By Events, NAARC Posts, News & Current Affairs, Reparations

Sunday, May 31, 2020  — The National African Reparations Commission (NAARC), American Civil Liberties Union (ACLU) and Human Rights Watch (HRW) hosted a virtual forum with leaders from around the country to discuss one of the most important issues critical to the pursuit of racial justice in America. Many Americans learned about the Tulsa massacre when it was dramatized on the HBO superhero series Watchmen. To the people who lost…

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Commentary, Articles and Essays by Dr. Julianne Malveaux

What About the Children?

By Dr. Julianne Malveaux

By Dr. Julianne Malveaux — Do you see the light at the end of the coronavirus tunnel? With all 50 states and the District of Columbia) either lifting “shelter in place” orders or relaxing them, with restaurants opening, albeit at half capacity, things seem to be slowly returning to “normal” whatever that is.  Many of us are still “social distancing,” as defined by the Centers for Disease Control as staying…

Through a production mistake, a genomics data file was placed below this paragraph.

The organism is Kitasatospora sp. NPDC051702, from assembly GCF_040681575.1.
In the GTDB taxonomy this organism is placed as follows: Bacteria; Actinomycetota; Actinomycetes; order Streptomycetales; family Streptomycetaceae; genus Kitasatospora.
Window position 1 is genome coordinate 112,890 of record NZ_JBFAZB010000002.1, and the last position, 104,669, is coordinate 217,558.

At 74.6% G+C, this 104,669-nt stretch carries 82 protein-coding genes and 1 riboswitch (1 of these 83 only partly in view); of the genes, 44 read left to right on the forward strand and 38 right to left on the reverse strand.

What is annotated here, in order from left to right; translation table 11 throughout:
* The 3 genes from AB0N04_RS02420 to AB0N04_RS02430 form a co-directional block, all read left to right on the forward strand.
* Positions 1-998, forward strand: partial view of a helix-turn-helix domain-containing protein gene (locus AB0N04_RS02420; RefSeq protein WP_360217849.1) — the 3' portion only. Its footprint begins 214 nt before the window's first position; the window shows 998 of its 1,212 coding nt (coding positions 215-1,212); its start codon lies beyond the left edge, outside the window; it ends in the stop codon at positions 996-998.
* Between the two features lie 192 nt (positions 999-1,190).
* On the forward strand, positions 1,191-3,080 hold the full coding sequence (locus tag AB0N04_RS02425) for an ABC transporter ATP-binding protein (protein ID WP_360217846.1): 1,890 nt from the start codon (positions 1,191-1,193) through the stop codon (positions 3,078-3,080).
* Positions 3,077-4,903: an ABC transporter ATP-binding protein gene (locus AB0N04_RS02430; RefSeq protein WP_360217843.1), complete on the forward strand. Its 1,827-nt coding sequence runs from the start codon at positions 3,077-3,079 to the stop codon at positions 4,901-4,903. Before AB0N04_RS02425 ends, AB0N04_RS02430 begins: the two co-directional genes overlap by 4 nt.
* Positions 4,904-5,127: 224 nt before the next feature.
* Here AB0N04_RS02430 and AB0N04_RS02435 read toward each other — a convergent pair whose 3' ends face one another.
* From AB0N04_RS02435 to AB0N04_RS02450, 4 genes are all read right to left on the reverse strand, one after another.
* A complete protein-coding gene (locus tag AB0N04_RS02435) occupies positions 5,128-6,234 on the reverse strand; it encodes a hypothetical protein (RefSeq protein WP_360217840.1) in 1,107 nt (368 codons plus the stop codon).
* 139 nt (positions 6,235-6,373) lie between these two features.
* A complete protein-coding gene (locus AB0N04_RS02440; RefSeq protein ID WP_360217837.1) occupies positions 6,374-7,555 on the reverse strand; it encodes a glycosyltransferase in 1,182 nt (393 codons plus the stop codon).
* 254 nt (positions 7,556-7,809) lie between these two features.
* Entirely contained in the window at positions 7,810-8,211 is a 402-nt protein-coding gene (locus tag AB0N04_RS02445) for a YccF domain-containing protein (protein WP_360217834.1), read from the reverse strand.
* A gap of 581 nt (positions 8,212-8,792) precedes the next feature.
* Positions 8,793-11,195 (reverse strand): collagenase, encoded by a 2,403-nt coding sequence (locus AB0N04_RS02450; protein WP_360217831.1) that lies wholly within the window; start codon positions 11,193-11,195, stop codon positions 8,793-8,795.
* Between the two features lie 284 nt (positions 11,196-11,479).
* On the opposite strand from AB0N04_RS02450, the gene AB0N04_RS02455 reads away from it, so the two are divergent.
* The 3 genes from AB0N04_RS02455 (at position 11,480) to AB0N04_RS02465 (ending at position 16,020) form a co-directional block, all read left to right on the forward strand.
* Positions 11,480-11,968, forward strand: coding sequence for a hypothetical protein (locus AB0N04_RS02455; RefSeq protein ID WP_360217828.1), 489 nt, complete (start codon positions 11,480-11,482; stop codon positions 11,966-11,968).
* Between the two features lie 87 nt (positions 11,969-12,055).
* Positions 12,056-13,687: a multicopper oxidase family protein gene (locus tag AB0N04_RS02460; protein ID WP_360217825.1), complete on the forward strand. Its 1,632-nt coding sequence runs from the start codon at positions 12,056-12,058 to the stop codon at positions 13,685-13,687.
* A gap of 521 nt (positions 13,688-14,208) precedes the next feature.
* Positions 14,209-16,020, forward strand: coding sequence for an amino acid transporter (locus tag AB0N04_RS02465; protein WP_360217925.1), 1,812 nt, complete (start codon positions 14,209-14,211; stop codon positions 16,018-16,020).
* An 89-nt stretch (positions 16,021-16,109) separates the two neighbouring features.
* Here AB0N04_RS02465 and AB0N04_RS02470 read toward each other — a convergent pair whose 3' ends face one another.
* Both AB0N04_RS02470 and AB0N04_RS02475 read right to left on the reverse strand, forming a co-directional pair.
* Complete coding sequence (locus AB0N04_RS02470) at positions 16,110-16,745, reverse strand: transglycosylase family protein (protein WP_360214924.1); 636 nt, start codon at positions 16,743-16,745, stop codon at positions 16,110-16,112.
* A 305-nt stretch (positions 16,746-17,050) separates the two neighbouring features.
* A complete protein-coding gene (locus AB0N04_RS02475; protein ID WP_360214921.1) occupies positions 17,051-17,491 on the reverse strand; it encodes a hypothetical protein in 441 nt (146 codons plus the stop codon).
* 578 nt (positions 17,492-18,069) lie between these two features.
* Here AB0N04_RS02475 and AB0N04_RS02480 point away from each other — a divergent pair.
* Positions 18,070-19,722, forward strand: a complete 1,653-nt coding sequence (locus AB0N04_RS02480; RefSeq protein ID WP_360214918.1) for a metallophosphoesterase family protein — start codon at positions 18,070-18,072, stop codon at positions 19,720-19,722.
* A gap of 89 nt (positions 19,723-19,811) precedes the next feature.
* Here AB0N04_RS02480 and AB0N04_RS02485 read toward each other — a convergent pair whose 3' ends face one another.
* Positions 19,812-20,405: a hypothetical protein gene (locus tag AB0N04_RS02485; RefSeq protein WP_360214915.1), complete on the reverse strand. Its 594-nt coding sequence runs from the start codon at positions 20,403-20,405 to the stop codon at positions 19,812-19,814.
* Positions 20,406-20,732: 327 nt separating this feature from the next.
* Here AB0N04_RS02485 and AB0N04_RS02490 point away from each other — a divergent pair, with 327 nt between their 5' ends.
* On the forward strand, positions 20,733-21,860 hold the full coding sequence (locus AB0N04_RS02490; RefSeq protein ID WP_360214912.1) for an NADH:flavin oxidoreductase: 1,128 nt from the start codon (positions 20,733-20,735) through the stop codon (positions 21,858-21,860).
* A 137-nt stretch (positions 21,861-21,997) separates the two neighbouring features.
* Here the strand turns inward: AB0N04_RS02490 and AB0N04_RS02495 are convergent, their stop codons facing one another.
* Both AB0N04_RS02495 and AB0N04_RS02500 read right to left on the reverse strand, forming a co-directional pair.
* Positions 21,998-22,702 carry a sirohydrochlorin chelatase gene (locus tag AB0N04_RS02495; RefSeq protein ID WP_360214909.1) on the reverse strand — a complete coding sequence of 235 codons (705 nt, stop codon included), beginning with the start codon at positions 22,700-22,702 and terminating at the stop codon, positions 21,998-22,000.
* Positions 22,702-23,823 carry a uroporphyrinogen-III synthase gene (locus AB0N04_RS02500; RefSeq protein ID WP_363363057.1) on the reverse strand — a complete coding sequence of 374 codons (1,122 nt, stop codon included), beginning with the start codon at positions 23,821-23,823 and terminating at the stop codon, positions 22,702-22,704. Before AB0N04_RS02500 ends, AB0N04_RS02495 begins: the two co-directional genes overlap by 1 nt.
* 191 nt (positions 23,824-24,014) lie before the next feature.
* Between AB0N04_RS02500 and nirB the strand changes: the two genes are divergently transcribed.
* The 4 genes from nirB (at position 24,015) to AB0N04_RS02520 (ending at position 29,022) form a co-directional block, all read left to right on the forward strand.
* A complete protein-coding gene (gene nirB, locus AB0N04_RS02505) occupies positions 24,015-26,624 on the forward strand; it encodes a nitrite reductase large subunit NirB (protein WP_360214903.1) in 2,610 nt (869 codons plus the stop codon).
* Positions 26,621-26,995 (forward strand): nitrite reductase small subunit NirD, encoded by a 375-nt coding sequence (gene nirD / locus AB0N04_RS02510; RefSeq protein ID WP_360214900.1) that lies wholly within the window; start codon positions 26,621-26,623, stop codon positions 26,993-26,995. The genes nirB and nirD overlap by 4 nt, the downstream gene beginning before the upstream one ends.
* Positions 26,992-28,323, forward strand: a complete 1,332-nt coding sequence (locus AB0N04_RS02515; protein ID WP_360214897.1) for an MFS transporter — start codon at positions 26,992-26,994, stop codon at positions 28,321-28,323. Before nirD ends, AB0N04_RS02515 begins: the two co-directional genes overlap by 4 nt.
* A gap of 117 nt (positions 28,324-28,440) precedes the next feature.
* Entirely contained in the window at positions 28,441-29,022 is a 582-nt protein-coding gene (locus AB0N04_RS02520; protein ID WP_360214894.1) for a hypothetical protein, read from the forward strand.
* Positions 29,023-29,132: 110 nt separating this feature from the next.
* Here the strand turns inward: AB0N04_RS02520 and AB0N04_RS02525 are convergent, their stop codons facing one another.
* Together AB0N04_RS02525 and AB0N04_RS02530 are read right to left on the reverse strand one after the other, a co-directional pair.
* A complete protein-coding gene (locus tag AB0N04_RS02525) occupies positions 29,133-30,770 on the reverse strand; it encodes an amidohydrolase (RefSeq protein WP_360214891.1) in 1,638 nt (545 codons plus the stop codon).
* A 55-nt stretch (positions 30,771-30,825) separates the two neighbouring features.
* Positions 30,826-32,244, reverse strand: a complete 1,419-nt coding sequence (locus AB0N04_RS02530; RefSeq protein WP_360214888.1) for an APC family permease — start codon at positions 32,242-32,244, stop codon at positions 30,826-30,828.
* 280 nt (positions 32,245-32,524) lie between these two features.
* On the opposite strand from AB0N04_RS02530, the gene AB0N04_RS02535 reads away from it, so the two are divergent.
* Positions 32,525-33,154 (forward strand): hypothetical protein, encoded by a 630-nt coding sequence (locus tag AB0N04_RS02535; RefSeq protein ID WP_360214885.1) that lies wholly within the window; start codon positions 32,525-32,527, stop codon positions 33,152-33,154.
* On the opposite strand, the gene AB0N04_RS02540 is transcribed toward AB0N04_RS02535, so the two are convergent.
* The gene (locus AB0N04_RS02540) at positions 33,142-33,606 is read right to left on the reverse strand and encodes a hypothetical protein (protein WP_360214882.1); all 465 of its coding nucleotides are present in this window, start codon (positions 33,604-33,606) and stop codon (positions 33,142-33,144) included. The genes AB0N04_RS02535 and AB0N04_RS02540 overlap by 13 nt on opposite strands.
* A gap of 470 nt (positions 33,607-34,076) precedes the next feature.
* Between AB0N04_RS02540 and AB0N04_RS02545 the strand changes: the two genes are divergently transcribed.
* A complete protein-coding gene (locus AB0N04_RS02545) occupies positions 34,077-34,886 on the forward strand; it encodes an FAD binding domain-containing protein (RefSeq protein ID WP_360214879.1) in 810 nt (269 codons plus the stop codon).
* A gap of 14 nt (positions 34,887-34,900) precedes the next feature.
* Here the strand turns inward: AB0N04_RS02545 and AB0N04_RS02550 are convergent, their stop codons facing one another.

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Commentary, Articles and Essays by Dr. Julianne Malveaux

Old, Sick and Incarcerated

By Dr. Julianne Malveaux

By Dr. Julianne Malveaux — There were 4623 incarcerated people over 65 in federal prisons during the first week of May. Until May 12, Paul Manafort, Mr. Trump’s one-time campaign manager, was one of them. The 71-year-old petitioned the court for release to home confinement because of his age, heart condition, and “fear of coronavirus.” Yet the federal correctional institution that housed Manafort had no coronavirus cases, and Manafort had…

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Commentary, Articles and Essays by Dr. Julianne Malveaux

Ida B’s Pulitzer — Both Too Late and Right on Time

By Dr. Julianne Malveaux

Dr. Julianne Malveaux — Exactly one hundred and thirty-six years to the day after Ida B. Wells was thrown off a Chesapeake and Ohio railroad train, she was awarded a Pulitzer Prize special citation for her “outstanding and courageous reporting on the horrific and vicious violence against African Americans in the era of lynchings.”  The creator of the New York Times’ 1619 Project, Nicole Hannah-Jones, received a Pulitzer on the…